Understanding Images: How genetic makeup of a ‘roommate’ can influence health Author: Amelie Baud, European Molecular Biology Laboratory, European Bioinformatics Institute, Wellcome Genome Campus, Hinxton, United Kingdom Competing Interests: Amelie Baud is an author of
Ever wondered how a laboratory (or a scientific research department) should best manage its day-to-day operations? In a recently published PLOS Biology Community Page article, our Editorial Board member Ulrich Dirnagl and colleagues outline
Author: Jamy C. Peng, St. Jude Children’s Research Hospital, Memphis, Tennessee, USA Competing Interests: Jamy C. Peng is an author of the article discussed in this blog. The survival of a species relies on
Author: Meiling Yang, Institute of Zoology, Chinese Academy of Sciences Competing Interests: Meiling Yang is an author of the article discussed in this blog. Image Credit: Le Kang, Chinese Academy of Sciences, Beijing, China.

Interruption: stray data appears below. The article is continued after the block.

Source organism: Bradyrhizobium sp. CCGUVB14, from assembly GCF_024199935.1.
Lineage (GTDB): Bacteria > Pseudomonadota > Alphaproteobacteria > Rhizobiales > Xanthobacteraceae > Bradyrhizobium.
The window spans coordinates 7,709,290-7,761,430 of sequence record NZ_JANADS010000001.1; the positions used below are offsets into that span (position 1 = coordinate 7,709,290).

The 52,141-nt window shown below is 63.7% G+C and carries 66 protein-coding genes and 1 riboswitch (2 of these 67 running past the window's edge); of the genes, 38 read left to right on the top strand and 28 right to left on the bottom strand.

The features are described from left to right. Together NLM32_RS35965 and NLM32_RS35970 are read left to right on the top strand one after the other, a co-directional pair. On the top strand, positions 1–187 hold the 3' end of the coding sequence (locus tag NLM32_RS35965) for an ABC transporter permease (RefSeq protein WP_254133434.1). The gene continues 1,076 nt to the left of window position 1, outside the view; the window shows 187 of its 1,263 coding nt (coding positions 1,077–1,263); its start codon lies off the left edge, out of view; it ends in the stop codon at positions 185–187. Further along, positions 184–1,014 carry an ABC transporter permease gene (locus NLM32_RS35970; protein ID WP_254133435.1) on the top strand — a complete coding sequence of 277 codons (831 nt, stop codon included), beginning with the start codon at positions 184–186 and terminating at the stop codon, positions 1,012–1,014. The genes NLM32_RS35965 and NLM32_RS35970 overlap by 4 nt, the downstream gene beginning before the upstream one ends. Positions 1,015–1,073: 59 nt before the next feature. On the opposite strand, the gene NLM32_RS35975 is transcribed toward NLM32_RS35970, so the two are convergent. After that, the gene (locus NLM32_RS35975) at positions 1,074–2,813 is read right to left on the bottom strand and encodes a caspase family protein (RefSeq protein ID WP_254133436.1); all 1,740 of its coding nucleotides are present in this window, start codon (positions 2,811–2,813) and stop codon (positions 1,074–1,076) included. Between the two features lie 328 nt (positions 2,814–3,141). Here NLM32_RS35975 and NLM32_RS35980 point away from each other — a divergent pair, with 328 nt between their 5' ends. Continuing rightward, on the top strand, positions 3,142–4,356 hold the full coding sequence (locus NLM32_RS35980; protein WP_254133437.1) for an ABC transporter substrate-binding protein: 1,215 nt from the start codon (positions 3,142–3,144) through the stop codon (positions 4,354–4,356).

Scientists stuck on the grant-seeking treadmill may find comfort in the results of a recent report from the National Science Foundation. Eighty-five percent of Americans agreed in a 2014 survey that advancing the “frontiers of
Fungi are essential elements of all ecosystems and provide many important services, most notably decomposition. While the classic role of fungi is in breaking down organic matter, fungi are incredibly varied and diverse, with members
The PLOS Genetics Editors-in-Chief and Senior Editors would like to congratulate: Santiago Naranjo, Justin D. Smith, Carlo G. Artieri, Mian Zhang, Yiqi Zhou, Michael E. Palmer and Hunter B. Fraser, authors of the article chosen
We are pleased to invite you to attend a PLOS Computational Biology Symposium at the National Institutes of Health. The details of the event are as follows: “Computational Biology: Past, Present, and Future” Friday, 16th
Why do we accept just one banana variety in Western supermarkets? It’s unsustainable and threatens livelihoods and food security. By Gert HJ Kema, Professor of Tropical Phytopathology, Wageningen University and Research Center, Wageningen, the Netherlands.
The growing interest in the trillions of bacteria that live inside our guts is underlined by the >10,000 people who read the recent PLOS Biology essay by Diana Bojanova and Seth Bordenstein – “Fecal